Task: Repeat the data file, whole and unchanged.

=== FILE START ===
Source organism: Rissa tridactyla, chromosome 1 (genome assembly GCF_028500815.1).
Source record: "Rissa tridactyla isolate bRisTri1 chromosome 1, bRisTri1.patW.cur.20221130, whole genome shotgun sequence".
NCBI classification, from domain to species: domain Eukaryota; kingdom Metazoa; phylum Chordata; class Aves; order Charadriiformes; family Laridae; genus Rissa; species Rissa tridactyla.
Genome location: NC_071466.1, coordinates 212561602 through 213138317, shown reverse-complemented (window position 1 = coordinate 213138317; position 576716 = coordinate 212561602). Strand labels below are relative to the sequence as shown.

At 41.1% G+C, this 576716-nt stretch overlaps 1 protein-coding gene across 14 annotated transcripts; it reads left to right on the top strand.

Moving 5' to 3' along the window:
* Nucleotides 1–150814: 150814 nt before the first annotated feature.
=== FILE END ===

Source organism: Rissa tridactyla, chromosome 1 (genome assembly GCF_028500815.1).
Source record: "Rissa tridactyla isolate bRisTri1 chromosome 1, bRisTri1.patW.cur.20221130, whole genome shotgun sequence".
NCBI classification, from domain to species: domain Eukaryota; kingdom Metazoa; phylum Chordata; class Aves; order Charadriiformes; family Laridae; genus Rissa; species Rissa tridactyla.
Genome location: NC_071466.1, coordinates 212561602 through 213138317, shown reverse-complemented (window position 1 = coordinate 213138317; position 576716 = coordinate 212561602). Strand labels below are relative to the sequence as shown.

At 41.1% G+C, this 576716-nt stretch overlaps 1 protein-coding gene across 14 annotated transcripts; it reads left to right on the top strand.

Moving 5' to 3' along the window:
* Nucleotides 1–150814: 150814 nt before the first annotated feature.